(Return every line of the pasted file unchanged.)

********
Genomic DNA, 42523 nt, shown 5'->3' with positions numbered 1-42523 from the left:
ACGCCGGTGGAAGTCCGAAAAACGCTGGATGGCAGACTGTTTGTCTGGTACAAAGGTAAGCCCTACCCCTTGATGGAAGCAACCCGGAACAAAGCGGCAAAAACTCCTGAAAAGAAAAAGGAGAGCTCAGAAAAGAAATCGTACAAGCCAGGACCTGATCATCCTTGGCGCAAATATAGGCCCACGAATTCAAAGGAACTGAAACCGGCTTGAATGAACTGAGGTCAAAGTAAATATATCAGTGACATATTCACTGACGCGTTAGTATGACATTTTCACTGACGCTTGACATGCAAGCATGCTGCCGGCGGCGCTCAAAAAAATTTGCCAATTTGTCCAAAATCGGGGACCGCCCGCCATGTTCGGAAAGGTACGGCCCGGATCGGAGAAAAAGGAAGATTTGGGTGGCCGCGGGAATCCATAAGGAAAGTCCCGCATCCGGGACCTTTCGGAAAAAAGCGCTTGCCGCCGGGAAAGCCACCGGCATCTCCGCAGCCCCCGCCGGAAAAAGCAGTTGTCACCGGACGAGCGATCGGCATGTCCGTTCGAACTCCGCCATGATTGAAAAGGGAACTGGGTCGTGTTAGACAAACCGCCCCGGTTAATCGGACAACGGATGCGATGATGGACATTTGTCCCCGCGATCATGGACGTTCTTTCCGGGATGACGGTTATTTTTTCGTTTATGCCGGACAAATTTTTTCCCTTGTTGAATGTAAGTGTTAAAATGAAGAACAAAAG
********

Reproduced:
Genomic DNA, 42523 nt, shown 5'->3' with positions numbered 1-42523 from the left:
ACGCCGGTGGAAGTCCGAAAAACGCTGGATGGCAGACTGTTTGTCTGGTACAAAGGTAAGCCCTACCCCTTGATGGAAGCAACCCGGAACAAAGCGGCAAAAACTCCTGAAAAGAAAAAGGAGAGCTCAGAAAAGAAATCGTACAAGCCAGGACCTGATCATCCTTGGCGCAAATATAGGCCCACGAATTCAAAGGAACTGAAACCGGCTTGAATGAACTGAGGTCAAAGTAAATATATCAGTGACATATTCACTGACGCGTTAGTATGACATTTTCACTGACGCTTGACATGCAAGCATGCTGCCGGCGGCGCTCAAAAAAATTTGCCAATTTGTCCAAAATCGGGGACCGCCCGCCATGTTCGGAAAGGTACGGCCCGGATCGGAGAAAAAGGAAGATTTGGGTGGCCGCGGGAATCCATAAGGAAAGTCCCGCATCCGGGACCTTTCGGAAAAAAGCGCTTGCCGCCGGGAAAGCCACCGGCATCTCCGCAGCCCCCGCCGGAAAAAGCAGTTGTCACCGGACGAGCGATCGGCATGTCCGTTCGAACTCCGCCATGATTGAAAAGGGAACTGGGTCGTGTTAGACAAACCGCCCCGGTTAATCGGACAACGGATGCGATGATGGACATTTGTCCCCGCGATCATGGACGTTCTTTCCGGGATGACGGTTATTTTTTCGTTTATGCCGGACAAATTTTTTCCCTTGTTGAATGTAAGTGTTAAAATGAAGAACAAAAG